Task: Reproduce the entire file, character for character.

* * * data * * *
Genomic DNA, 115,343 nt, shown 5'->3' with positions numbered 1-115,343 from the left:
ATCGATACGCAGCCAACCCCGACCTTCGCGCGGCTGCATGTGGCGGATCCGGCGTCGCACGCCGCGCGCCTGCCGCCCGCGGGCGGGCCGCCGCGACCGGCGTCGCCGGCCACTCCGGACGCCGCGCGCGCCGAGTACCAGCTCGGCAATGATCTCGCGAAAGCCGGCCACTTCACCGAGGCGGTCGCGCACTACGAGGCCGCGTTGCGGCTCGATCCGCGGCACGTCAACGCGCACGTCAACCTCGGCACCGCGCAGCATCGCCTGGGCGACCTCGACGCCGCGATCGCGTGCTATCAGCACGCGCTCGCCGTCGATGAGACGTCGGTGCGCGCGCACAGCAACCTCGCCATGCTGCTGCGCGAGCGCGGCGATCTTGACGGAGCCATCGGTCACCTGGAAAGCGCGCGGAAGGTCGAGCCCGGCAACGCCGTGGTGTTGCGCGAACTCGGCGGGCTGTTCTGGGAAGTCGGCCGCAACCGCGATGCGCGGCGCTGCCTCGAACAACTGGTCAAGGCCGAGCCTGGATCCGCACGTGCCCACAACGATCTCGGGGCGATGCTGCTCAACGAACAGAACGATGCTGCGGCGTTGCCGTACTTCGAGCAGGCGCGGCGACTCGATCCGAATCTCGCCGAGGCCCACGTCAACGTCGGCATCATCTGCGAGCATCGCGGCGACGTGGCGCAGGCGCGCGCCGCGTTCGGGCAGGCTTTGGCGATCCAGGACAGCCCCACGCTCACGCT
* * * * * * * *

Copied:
Genomic DNA, 115,343 nt, shown 5'->3' with positions numbered 1-115,343 from the left:
ATCGATACGCAGCCAACCCCGACCTTCGCGCGGCTGCATGTGGCGGATCCGGCGTCGCACGCCGCGCGCCTGCCGCCCGCGGGCGGGCCGCCGCGACCGGCGTCGCCGGCCACTCCGGACGCCGCGCGCGCCGAGTACCAGCTCGGCAATGATCTCGCGAAAGCCGGCCACTTCACCGAGGCGGTCGCGCACTACGAGGCCGCGTTGCGGCTCGATCCGCGGCACGTCAACGCGCACGTCAACCTCGGCACCGCGCAGCATCGCCTGGGCGACCTCGACGCCGCGATCGCGTGCTATCAGCACGCGCTCGCCGTCGATGAGACGTCGGTGCGCGCGCACAGCAACCTCGCCATGCTGCTGCGCGAGCGCGGCGATCTTGACGGAGCCATCGGTCACCTGGAAAGCGCGCGGAAGGTCGAGCCCGGCAACGCCGTGGTGTTGCGCGAACTCGGCGGGCTGTTCTGGGAAGTCGGCCGCAACCGCGATGCGCGGCGCTGCCTCGAACAACTGGTCAAGGCCGAGCCTGGATCCGCACGTGCCCACAACGATCTCGGGGCGATGCTGCTCAACGAACAGAACGATGCTGCGGCGTTGCCGTACTTCGAGCAGGCGCGGCGACTCGATCCGAATCTCGCCGAGGCCCACGTCAACGTCGGCATCATCTGCGAGCATCGCGGCGACGTGGCGCAGGCGCGCGCCGCGTTCGGGCAGGCTTTGGCGATCCAGGACAGCCCCACGCTCACGCT